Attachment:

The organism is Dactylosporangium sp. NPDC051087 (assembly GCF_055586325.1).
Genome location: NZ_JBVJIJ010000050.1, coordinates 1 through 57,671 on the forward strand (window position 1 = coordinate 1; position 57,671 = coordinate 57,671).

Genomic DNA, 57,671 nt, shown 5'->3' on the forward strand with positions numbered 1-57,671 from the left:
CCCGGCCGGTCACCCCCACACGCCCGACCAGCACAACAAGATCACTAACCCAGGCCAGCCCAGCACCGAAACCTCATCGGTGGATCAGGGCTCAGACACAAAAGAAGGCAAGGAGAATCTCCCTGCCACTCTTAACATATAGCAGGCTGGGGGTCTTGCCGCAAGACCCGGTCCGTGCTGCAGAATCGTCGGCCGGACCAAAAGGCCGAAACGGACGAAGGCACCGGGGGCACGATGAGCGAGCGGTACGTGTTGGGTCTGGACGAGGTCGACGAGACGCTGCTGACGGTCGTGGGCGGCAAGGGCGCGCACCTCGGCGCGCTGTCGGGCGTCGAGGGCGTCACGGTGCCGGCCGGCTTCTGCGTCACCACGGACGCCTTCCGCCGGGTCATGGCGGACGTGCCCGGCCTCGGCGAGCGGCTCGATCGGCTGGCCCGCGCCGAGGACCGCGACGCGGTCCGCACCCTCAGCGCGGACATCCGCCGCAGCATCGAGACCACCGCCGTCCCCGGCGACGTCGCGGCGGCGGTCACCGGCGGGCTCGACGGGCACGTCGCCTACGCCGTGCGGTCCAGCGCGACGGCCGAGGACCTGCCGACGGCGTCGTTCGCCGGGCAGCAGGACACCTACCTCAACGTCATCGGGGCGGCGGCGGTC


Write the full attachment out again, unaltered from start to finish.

The organism is Dactylosporangium sp. NPDC051087 (assembly GCF_055586325.1).
Genome location: NZ_JBVJIJ010000050.1, coordinates 1 through 57,671 on the forward strand (window position 1 = coordinate 1; position 57,671 = coordinate 57,671).

Genomic DNA, 57,671 nt, shown 5'->3' on the forward strand with positions numbered 1-57,671 from the left:
CCCGGCCGGTCACCCCCACACGCCCGACCAGCACAACAAGATCACTAACCCAGGCCAGCCCAGCACCGAAACCTCATCGGTGGATCAGGGCTCAGACACAAAAGAAGGCAAGGAGAATCTCCCTGCCACTCTTAACATATAGCAGGCTGGGGGTCTTGCCGCAAGACCCGGTCCGTGCTGCAGAATCGTCGGCCGGACCAAAAGGCCGAAACGGACGAAGGCACCGGGGGCACGATGAGCGAGCGGTACGTGTTGGGTCTGGACGAGGTCGACGAGACGCTGCTGACGGTCGTGGGCGGCAAGGGCGCGCACCTCGGCGCGCTGTCGGGCGTCGAGGGCGTCACGGTGCCGGCCGGCTTCTGCGTCACCACGGACGCCTTCCGCCGGGTCATGGCGGACGTGCCCGGCCTCGGCGAGCGGCTCGATCGGCTGGCCCGCGCCGAGGACCGCGACGCGGTCCGCACCCTCAGCGCGGACATCCGCCGCAGCATCGAGACCACCGCCGTCCCCGGCGACGTCGCGGCGGCGGTCACCGGCGGGCTCGACGGGCACGTCGCCTACGCCGTGCGGTCCAGCGCGACGGCCGAGGACCTGCCGACGGCGTCGTTCGCCGGGCAGCAGGACACCTACCTCAACGTCATCGGGGCGGCGGCGGTC